Abundance in Hard Times

I don't need to gather depressing facts to convince you we are living through hard times. You already know. But what might take some convincing is to suggest that you can also experience abundance in the midst of all this change and uncertainty. Many years ago when June and I lived in Hawaii, our Zen Center of Hawaii started a community garden. We didn't have a lot of money. The local school in the center of town let us use their land. We didn't have money for expensive fertilizers, but a local chicken farm donated fresh chicken shit which I hauled in my beat-up ford truck.

We called the garden "I Ka Pono" which means "cultivate the goodness". Our mission was threefold: to model sustainable farming, to celebrate biological and cultural diversity and to nurture community.

We didn't grow crops. We grew top soil. From the compost crops rich in carbon we grew in the garden and the nitrogen-rich chicken shit we made the best humus from our compost, which we then turned back into our garden beds. Many hands helped us weed, turn the beds, make the compost, sew the seeds, harvest the crops and sell them at our weekly farmer's market.

We supported the garden from farmer's market sales and local grants and eventually a Federal DOA grant. Though we had little money, we always had enough. In fact, we were always giving away food.

We had community and we had a sense of place. Every day we worked with our hands growing food for ourselves and others. And at the end of the day, I came home, tired, muddy and happy.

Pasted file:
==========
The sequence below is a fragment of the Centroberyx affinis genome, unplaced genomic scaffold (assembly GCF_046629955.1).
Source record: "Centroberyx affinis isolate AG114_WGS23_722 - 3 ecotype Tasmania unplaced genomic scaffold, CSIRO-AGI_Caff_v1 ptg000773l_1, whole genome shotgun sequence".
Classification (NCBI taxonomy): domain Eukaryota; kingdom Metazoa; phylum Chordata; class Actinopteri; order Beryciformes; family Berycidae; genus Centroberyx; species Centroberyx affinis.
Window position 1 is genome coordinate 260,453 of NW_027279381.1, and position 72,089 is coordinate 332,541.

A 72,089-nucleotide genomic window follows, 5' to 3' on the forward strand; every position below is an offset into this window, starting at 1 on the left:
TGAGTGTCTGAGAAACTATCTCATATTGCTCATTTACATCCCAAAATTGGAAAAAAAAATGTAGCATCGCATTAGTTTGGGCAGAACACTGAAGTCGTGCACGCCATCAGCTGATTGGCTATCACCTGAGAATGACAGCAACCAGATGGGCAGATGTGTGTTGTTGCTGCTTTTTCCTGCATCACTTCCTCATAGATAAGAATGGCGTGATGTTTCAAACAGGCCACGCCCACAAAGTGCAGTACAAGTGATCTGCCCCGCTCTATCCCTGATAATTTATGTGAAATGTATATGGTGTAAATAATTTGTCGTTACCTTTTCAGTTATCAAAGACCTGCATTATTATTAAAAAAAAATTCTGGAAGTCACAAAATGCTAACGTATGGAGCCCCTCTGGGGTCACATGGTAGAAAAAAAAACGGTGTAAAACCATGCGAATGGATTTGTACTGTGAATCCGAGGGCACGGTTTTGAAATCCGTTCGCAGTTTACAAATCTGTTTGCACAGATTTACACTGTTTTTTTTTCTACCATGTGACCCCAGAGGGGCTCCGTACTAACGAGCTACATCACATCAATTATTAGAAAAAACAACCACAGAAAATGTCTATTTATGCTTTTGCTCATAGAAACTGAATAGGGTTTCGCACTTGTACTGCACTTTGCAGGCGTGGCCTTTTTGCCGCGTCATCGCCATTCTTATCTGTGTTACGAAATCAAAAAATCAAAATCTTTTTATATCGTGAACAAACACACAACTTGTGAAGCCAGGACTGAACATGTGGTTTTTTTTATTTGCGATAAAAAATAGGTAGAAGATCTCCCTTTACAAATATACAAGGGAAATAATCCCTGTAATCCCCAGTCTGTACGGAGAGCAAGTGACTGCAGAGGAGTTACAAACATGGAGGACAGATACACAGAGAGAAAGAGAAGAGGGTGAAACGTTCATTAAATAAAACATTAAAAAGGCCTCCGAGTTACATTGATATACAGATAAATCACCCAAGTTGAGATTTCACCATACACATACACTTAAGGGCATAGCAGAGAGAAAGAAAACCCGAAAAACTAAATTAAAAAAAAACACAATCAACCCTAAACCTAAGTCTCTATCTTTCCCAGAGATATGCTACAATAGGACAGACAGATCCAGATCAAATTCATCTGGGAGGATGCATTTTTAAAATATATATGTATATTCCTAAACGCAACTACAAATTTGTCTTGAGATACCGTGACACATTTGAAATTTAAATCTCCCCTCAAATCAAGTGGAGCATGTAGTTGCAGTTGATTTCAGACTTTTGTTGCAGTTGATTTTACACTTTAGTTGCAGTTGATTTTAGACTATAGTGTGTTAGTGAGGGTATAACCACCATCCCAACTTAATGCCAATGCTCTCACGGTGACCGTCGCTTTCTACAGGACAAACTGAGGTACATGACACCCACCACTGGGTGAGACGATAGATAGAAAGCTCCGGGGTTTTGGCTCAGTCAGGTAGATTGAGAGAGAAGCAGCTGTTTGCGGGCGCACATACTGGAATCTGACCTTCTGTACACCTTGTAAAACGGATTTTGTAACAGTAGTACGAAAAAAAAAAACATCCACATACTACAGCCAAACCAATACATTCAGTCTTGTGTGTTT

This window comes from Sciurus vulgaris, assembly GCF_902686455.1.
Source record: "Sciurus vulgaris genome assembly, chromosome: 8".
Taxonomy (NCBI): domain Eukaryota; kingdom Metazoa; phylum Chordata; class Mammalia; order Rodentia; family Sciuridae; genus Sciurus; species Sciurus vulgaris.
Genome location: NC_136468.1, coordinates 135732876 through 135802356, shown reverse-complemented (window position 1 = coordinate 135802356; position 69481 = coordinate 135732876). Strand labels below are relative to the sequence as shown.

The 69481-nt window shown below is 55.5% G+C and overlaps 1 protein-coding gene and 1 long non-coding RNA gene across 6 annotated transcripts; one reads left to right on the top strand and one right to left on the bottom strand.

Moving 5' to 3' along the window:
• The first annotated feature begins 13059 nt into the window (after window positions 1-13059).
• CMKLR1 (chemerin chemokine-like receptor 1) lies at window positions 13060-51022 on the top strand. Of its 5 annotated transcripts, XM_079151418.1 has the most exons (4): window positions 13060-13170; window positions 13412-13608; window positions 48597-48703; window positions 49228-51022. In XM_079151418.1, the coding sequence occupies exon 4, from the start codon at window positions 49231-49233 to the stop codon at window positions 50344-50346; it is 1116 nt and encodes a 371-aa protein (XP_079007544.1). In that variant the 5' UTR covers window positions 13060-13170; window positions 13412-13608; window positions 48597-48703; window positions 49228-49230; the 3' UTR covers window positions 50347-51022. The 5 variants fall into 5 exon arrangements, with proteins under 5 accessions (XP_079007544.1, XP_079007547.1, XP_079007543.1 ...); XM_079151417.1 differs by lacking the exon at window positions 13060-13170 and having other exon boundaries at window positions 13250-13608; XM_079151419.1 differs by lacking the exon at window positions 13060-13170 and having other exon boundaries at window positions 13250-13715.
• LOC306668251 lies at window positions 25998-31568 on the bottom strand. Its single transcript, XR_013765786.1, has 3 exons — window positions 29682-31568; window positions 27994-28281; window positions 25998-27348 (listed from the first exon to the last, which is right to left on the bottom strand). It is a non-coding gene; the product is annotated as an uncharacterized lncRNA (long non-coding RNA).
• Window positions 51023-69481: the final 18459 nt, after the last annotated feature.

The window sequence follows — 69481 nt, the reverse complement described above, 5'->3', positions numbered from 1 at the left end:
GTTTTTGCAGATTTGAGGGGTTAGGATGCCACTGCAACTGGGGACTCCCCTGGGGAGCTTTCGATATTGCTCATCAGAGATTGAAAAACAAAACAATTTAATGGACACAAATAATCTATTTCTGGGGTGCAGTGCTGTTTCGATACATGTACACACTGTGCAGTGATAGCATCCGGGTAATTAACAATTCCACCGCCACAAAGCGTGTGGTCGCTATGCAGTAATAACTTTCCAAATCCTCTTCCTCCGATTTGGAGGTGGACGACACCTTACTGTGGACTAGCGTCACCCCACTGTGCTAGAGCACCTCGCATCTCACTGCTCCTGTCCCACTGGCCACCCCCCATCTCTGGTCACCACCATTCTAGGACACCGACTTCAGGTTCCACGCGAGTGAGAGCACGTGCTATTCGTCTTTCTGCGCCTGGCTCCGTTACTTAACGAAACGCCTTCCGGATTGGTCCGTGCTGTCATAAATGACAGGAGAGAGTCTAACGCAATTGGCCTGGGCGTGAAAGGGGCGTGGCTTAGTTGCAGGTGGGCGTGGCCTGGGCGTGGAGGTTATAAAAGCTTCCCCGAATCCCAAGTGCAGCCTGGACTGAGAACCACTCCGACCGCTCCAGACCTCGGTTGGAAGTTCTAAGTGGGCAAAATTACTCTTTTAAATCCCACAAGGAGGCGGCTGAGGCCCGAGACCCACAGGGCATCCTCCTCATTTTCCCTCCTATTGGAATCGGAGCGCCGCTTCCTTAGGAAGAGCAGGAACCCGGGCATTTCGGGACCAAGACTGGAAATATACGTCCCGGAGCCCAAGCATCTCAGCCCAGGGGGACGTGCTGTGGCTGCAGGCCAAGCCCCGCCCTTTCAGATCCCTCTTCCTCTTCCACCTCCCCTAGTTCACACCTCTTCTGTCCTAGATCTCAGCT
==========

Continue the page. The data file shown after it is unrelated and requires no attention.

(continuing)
People can have a lot of money but if they have little community in their lives, they may be very lonely and unhappy. So perhaps abundance is really a state of mind. If you live a Zen-inspired life of openness, empathy and clarity, you have everything you need right now. You know how to be satisfied with little. And you know that true wealth resides in your social relationships woven from the rich fabric of your family and community.

When you have a poverty mentality, no matter how much money or good luck you have, you will never be satisfied. You'll always find something to complain about and someone to blame for your troubles.

When you are proactive in your approach to life, you work in the circle of influence where you have the most leverage. You don't spend your time worrying about things you can't change. You set to work with whatever is in front of you. It might be dirty dishes in the sink, or a crying child. It might be a job that has to be finished, or a floor that needs to be swept. When you are one with your life in this way, you carry the good weather with you wherever you go.

We have a slogan in our tradition which says "Always have a joyful mind." Where does this joy come from? Surely it does not come from things outside of yourself. This joy is who you are. Sometimes it's hard to trust in this way.

There's a beautiful poem by Rumi. It speaks of that love we all have that isn't the stuff of currency in the market place. We don't have enough money to purchase it, but we always have enough loving-kindness to cultivate it.

"A pearl goes up for auction No one has enough So the pearl buys itself."

by Robert Althouse